Etobicoke Humane Society ramps up efforts to find...
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Nov 15, 2012  |  Vote 0    0

Etobicoke Humane Society ramps up efforts to find forever homes for animals


Etobicoke Guardian

This year’s Iams Home 4 the Holidays pet adoption drive at the Etobicoke Humane Society (EHS) is about more than just finding forever homes for the 60 cats and 10 dogs they currently shelter.

“This is Christmas time: a time to share and give back to whatever has provided you with happiness and love throughout the year – and pets are that for a lot of people,” said Jennie Grado, a member of EHS’s board of directors.

“The Iams Home 4 the Holidays program talks about donating to your shelter, it talks about volunteering, it talks about finding out what your shelter’s wish list is. And that overall messaging really aligns with what we do as a volunteer operation.”

Now in its 14th year, the Iams Home 4 the Holidays campaign remains focused on raising awareness of pet adoption, while also ensuring proper nutrition for more homeless pets this year.

To participate, animal lovers can lend a hand in several different ways: by adopting a homeless animal; by volunteering to care for the animals at your local shelter; or by donating through Bags 4 Bowls, through which Iams will donate one bowl of food to participating animal organizations for every specially marked package of Iams pet food purchased during the campaign.

This year the Iams Home 4 the Holidays program, which runs through Jan. 2, is celebrating more than seven million pets adopted out since its inception.

“With as many as 36 per cent of animals euthanized every year in Canadian shelters, this campaign is a wonderful platform to raise awareness about pet adoption and homelessness,” Barbara Cartwright, CEO of the Canadian Federation of Humane Societies, said in a statement. “This year, we hope to debunk the myths that surround shelter animals and place deserving pets into the homes of loving families.”

At EHS – a no-kill animal shelter – those deserving pets looking for their forever families include twin cuddle brothers Rigby and Murphy, and shy girl Bailey.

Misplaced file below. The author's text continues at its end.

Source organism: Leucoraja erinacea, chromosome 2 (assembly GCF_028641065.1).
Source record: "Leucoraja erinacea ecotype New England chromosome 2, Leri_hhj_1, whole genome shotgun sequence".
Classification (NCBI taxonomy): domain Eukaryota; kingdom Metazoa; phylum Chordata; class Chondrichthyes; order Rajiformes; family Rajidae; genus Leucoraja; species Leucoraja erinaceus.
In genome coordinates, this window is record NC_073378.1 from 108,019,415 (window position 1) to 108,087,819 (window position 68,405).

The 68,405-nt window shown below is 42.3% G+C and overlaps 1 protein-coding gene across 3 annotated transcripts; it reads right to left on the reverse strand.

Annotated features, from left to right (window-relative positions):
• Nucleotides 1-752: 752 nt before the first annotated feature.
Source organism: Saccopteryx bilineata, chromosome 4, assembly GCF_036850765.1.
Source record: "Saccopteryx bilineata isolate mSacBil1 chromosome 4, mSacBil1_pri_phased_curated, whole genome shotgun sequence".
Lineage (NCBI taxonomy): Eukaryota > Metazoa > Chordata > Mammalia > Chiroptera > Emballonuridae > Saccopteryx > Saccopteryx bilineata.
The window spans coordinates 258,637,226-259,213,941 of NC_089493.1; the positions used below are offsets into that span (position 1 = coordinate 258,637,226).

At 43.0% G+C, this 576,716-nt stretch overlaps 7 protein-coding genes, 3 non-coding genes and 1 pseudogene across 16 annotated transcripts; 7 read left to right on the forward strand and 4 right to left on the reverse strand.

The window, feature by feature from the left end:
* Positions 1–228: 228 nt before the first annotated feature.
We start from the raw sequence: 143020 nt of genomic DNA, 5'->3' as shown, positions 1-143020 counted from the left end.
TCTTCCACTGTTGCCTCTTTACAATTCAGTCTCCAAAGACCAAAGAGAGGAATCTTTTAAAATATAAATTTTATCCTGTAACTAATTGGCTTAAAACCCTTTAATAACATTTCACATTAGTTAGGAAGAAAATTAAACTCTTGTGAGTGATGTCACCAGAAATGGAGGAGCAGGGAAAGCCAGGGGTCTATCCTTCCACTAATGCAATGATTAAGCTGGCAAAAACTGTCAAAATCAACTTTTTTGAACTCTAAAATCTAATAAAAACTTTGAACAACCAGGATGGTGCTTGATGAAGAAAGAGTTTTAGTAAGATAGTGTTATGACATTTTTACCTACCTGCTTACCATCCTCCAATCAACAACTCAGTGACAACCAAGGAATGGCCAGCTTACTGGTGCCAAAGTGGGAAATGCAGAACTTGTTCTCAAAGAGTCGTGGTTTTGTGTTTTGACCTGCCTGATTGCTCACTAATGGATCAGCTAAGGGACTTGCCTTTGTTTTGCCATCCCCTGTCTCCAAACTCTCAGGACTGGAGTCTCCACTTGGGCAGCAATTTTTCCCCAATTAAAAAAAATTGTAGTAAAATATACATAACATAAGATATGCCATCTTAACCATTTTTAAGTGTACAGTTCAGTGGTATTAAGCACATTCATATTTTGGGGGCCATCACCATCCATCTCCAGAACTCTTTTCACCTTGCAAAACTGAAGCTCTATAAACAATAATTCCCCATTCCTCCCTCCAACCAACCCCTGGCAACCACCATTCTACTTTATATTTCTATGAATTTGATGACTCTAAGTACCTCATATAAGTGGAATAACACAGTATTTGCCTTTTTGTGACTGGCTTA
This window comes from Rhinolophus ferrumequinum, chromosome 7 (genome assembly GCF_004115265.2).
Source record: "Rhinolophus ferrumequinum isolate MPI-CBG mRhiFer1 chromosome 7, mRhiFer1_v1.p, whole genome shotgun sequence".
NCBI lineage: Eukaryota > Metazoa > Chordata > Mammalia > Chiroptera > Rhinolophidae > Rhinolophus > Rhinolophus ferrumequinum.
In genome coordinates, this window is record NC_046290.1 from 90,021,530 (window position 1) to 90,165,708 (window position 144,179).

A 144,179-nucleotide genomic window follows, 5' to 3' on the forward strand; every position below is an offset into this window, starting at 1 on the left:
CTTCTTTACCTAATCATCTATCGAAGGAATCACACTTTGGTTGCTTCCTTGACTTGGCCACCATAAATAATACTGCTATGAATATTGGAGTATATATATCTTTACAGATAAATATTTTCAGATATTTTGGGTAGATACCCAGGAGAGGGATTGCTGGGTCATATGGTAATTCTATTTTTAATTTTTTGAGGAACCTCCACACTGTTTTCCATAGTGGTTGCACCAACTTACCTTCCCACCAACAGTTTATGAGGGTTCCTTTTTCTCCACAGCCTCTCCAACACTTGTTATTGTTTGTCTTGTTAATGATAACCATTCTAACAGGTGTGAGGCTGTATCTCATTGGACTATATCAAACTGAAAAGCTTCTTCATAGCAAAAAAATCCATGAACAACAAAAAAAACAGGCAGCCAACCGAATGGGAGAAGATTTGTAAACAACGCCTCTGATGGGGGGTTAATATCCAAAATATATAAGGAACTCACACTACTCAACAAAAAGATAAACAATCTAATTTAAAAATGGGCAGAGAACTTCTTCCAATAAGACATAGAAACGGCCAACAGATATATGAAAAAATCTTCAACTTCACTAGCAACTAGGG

Surrendered to the EHS back in April, Rigby and Murphy are identical nine-month-old, jet black cats who are so playfully affectionate, they were recently promoted to office cat status.

“They are so chill, but everything they do they do passionately. When they’re playing, they’re like kittens...and when they chill, they’re fully committed to chilling – like right now,” Grado said laughing, as Rigby lazed comfortably on a window sill and Murphy purred audibly, curled up in an office chair. “They’re both very friendly and very sociable.”

A fairly new addition to the EHS family, Bailey is a one-and-a-half-year-old Miniature Doberman Pinscher surrendered to the shelter just this week, because her previous owners moved into a condo.

“Hers is kind of the best case surrender story,” Grado said, as Bailey timidly explored EHS’s new dog space. “We don’t like animals to have to go through this, but this is a good case – there’s been no neglect; she’s obviously healthy and cared for. And she’s very gentle.”

While getting animals like Rigby, Murphy and Bailey adopted out to loving homes remains the primary goal for EHS, Grado said EHS’s volunteer staff won’t compromise their standards just because it’s Christmas.

“We will be maintaining our adoption policies that are in the best interests of the animals,” she said, noting that EHS screens its prospective pet owners pretty heavily. “The days of puppies with bows around their necks under the Christmas tree are gone...Those are Julia Roberts movies – that’s not responsible pet ownership or adoption, and it’s not responsible on our part.”

And, of course, taking great care of their animals while they wait for their forever families is always of great importance. For Grado and the all-volunteer team at EHS, what that translates to is a need for donations.

“Number one on our wish list this holiday season is donations. We are 100 per cent volunteer and donation based,” she said, noting that EHS’s operating costs have only increased since they moved to their new, spacious digs on Six Point Road back in May. “We’ve increased the number of animals we care for in house, so we need increased support from the community.”

Beyond cash donations, Grado said the shelter is also always in need of animal-loving volunteers to help feed, walk, care for, and play with the dogs, cats, rabbits and other animals EHS shelters throughout the year.

For more information or to donate, go to EHS’s website at or visit their page on Facebook.

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